The players all know the coach’s favorite Bible verse, 1 Corinthians 9:24-25: “Run your race to win, don’t just run the race.”

“I’m a Christian,” Coach Swinney tells Clemson recruits. “If you have a problem with that, you don’t have to be here.”

Before they ever joined the team, some of them prayed with coaches on the phone during recruiting calls. On recruiting visits, they heard from Mr. Swinney: “I’m a Christian. If you have a problem with that, you don’t have to be here.”

Anne Laurie Gaylord of FFRF.

You can’t stop someone from expressing their own views…but if the university has a culture of evangelizing on the football team, that needs to stop…They need to honor freedom of conscience and not take students who are impressionable and need their approval and push religion on them.

It goes further than the character building aspect requiring spirituality as the Uiversity President claims.

The FFRF contends that Swinney violated the Constitution and university guidelines on hiring chaplains when he invited James Trapp to become the team chaplain. The organization also took issue with the coach’s decision to schedule team devotionals and organize transportation to take coaches and players to “church days,” and said Swinney gave Trapp access to the entire team for Bible studies.

While coach Clemson welcomes all faiths so long as they are talented I wonder where the POC players are. Clemson the city is about 11% African-American, the campus is 6% and the Tigers, hmmm, Sammy Watkins. But back to religion.

“It’s not to say they’re not recruiting anyone who’s not Christian, but people who are initially interested in Clemson are people whose faith and religion do matter to them,” says Cullen Harper, a former quarterback here.

Ebenezer (Ebo) Ogundeko, a freshman from Brooklyn, N.Y., picked the Tigers over Alabama, Ole Miss, Notre Dame, and other programs. One of his reasons: “I felt like coming to Clemson would bring me closer to Jesus,” he told The Chronicle. “Most dudes on the team, they take their religion very seriously, and their relationship with Jesus Christ. They’ve encouraged me to move closer and closer to God.”

Rolitha Oglesby, the mother of Shaq Lawson, a freshman defensive end, has seen her son grow spiritually since he enrolled, in January. Growing up, he went to church with the family, but lately he has shown more and more interest in his faith.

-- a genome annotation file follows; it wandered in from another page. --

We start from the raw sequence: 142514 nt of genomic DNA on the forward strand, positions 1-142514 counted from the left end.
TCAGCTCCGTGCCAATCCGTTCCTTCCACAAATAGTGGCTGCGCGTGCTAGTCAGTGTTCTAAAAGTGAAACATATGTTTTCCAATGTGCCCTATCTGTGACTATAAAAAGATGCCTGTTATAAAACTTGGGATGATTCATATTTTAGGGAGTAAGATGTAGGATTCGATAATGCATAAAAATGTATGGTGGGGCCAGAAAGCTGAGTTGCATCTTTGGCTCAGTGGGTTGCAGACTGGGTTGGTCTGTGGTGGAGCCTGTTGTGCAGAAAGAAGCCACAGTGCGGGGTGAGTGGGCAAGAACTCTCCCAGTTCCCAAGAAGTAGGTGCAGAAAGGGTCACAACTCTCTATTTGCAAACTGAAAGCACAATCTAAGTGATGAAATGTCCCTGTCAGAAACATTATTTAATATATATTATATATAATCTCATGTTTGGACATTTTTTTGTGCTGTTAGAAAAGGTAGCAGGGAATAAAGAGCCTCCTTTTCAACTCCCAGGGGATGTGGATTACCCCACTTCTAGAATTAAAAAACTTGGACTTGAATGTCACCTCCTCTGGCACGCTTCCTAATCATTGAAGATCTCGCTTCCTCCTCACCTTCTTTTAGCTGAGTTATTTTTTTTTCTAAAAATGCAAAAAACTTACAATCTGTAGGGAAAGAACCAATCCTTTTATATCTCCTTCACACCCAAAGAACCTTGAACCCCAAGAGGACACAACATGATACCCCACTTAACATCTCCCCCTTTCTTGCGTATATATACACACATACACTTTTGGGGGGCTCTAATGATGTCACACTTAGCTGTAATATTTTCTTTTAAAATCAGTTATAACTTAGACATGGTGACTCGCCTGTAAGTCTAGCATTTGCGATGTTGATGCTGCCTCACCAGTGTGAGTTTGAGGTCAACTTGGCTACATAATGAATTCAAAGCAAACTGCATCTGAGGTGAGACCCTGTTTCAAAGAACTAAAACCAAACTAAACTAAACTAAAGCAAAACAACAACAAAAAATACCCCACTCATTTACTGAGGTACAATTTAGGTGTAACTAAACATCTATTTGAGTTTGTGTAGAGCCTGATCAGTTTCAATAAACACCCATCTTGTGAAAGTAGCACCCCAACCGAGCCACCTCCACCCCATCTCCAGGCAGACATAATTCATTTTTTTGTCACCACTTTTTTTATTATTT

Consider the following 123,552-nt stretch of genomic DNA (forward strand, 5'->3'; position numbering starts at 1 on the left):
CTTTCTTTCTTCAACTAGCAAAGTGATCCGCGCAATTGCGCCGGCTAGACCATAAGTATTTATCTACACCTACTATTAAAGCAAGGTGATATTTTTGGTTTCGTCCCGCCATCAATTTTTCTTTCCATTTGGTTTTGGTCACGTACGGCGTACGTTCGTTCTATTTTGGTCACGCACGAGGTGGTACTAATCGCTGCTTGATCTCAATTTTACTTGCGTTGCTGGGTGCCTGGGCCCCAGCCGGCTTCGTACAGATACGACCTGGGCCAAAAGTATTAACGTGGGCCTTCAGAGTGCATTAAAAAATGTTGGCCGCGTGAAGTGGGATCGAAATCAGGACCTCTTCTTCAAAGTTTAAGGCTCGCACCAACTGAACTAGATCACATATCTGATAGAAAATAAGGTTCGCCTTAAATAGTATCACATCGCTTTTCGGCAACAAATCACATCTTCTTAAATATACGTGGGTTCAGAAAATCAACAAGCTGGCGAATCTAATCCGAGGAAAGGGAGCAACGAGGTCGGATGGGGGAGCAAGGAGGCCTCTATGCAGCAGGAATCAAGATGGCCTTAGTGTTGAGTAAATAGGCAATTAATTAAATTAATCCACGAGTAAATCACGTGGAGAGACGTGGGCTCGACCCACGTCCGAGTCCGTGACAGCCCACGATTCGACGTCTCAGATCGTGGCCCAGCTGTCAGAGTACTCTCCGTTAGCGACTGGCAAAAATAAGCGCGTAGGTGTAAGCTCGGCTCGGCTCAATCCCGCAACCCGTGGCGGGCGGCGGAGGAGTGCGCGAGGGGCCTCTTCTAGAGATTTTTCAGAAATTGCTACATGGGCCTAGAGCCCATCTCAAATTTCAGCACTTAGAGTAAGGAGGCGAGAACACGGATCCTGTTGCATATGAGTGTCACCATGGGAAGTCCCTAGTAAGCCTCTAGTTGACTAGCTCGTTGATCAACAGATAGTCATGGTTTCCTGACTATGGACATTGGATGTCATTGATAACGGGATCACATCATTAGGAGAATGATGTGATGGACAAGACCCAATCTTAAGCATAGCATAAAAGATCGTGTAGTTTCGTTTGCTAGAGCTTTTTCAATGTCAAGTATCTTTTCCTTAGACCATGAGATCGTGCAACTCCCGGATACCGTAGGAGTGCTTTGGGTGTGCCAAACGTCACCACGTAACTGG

Soon after arriving, he let his mother know he needed a Bible for his room. In May, he posted a photo on Facebook revealing a striking new tattoo, with the words “Jesus Christ is my Savior” spread across his chest.

Dozens of other players also display signs of faith. Many wear orange and purple wristbands inscribed with Bible verses, which one player’s parents bought for the whole team. Others have biblical references on their Twitter bios. “Don’t follow me, follow Jesus,” says the page of one Clemson recruit.

Game days are awash in religious ritual. Players mark their faces with crosses, write inspirational messages on their wrist tape (“Blessed”), and kneel together in groups to pray.

Even a Charleston paper has turned their back on Swinney, “God Doesn’t Like the Clemson Tigers.”

Now, I have nothing against Dabo’s desire to help mold his players into better men, nor that he uses Christianity to do it. Both the Old and the New Testament are inspirational texts that can have truly transformative powers on those who read — and study — them. But as a Clemson fan it’s disheartening to see that he and his staff spend so much time proselytizing when it’s their job to win games — not souls for the Almighty.

And by wrapping up God’s grace with the game of football, Swinney and Clemson have crafted a culture where the two are inexplicably intertwined much to the detriment of Clemson’s win-loss record.

Faith is a double-edged sword. When players think the game is going their way, God is great. He wants them to win. It’s fate. And when a team is behind, faith can also give players the strength to rise up and take the lead. But when faith repeatedly fails to put points on the board, then surely players begin to believe that God Himself wants them to lose.